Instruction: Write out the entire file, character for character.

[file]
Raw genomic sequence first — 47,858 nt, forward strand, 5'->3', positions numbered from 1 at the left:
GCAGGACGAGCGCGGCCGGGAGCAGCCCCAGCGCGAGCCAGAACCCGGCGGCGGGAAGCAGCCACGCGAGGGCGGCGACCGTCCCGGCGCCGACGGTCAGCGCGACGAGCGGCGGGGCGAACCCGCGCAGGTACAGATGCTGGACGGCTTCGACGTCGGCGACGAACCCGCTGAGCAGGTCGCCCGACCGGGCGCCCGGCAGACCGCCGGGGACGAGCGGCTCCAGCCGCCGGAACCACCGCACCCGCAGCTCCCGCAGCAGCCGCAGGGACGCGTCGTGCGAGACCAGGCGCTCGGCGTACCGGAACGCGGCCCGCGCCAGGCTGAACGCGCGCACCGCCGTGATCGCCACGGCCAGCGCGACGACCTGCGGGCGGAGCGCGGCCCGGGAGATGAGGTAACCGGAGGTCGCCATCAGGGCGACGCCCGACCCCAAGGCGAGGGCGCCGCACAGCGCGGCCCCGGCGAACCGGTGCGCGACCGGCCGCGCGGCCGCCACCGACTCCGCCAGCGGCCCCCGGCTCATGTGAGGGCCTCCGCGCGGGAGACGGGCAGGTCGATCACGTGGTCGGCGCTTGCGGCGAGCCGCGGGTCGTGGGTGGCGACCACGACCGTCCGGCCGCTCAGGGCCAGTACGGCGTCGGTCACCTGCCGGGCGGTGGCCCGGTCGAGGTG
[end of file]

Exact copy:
Raw genomic sequence first — 47,858 nt, forward strand, 5'->3', positions numbered from 1 at the left:
GCAGGACGAGCGCGGCCGGGAGCAGCCCCAGCGCGAGCCAGAACCCGGCGGCGGGAAGCAGCCACGCGAGGGCGGCGACCGTCCCGGCGCCGACGGTCAGCGCGACGAGCGGCGGGGCGAACCCGCGCAGGTACAGATGCTGGACGGCTTCGACGTCGGCGACGAACCCGCTGAGCAGGTCGCCCGACCGGGCGCCCGGCAGACCGCCGGGGACGAGCGGCTCCAGCCGCCGGAACCACCGCACCCGCAGCTCCCGCAGCAGCCGCAGGGACGCGTCGTGCGAGACCAGGCGCTCGGCGTACCGGAACGCGGCCCGCGCCAGGCTGAACGCGCGCACCGCCGTGATCGCCACGGCCAGCGCGACGACCTGCGGGCGGAGCGCGGCCCGGGAGATGAGGTAACCGGAGGTCGCCATCAGGGCGACGCCCGACCCCAAGGCGAGGGCGCCGCACAGCGCGGCCCCGGCGAACCGGTGCGCGACCGGCCGCGCGGCCGCCACCGACTCCGCCAGCGGCCCCCGGCTCATGTGAGGGCCTCCGCGCGGGAGACGGGCAGGTCGATCACGTGGTCGGCGCTTGCGGCGAGCCGCGGGTCGTGGGTGGCGACCACGACCGTCCGGCCGCTCAGGGCCAGTACGGCGTCGGTCACCTGCCGGGCGGTGGCCCGGTCGAGGTG